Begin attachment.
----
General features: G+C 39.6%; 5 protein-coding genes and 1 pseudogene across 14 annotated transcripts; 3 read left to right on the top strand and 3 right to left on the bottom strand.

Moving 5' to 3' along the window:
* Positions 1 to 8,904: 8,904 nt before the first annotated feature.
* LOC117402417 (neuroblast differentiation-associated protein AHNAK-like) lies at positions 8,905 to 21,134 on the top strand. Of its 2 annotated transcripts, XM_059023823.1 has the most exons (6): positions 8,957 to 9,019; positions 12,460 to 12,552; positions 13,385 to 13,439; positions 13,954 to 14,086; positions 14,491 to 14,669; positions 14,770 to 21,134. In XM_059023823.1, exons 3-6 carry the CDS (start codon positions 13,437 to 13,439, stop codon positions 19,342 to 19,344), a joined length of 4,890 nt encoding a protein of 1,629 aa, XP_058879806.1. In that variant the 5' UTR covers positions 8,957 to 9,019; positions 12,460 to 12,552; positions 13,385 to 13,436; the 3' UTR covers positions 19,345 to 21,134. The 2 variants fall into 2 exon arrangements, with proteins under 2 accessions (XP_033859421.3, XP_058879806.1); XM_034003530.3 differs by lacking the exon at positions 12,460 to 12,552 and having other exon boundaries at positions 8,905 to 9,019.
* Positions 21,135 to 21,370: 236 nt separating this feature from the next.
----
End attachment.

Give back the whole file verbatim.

General features: G+C 39.6%; 5 protein-coding genes and 1 pseudogene across 14 annotated transcripts; 3 read left to right on the top strand and 3 right to left on the bottom strand.

Moving 5' to 3' along the window:
* Positions 1 to 8,904: 8,904 nt before the first annotated feature.
* LOC117402417 (neuroblast differentiation-associated protein AHNAK-like) lies at positions 8,905 to 21,134 on the top strand. Of its 2 annotated transcripts, XM_059023823.1 has the most exons (6): positions 8,957 to 9,019; positions 12,460 to 12,552; positions 13,385 to 13,439; positions 13,954 to 14,086; positions 14,491 to 14,669; positions 14,770 to 21,134. In XM_059023823.1, exons 3-6 carry the CDS (start codon positions 13,437 to 13,439, stop codon positions 19,342 to 19,344), a joined length of 4,890 nt encoding a protein of 1,629 aa, XP_058879806.1. In that variant the 5' UTR covers positions 8,957 to 9,019; positions 12,460 to 12,552; positions 13,385 to 13,436; the 3' UTR covers positions 19,345 to 21,134. The 2 variants fall into 2 exon arrangements, with proteins under 2 accessions (XP_033859421.3, XP_058879806.1); XM_034003530.3 differs by lacking the exon at positions 12,460 to 12,552 and having other exon boundaries at positions 8,905 to 9,019.
* Positions 21,135 to 21,370: 236 nt separating this feature from the next.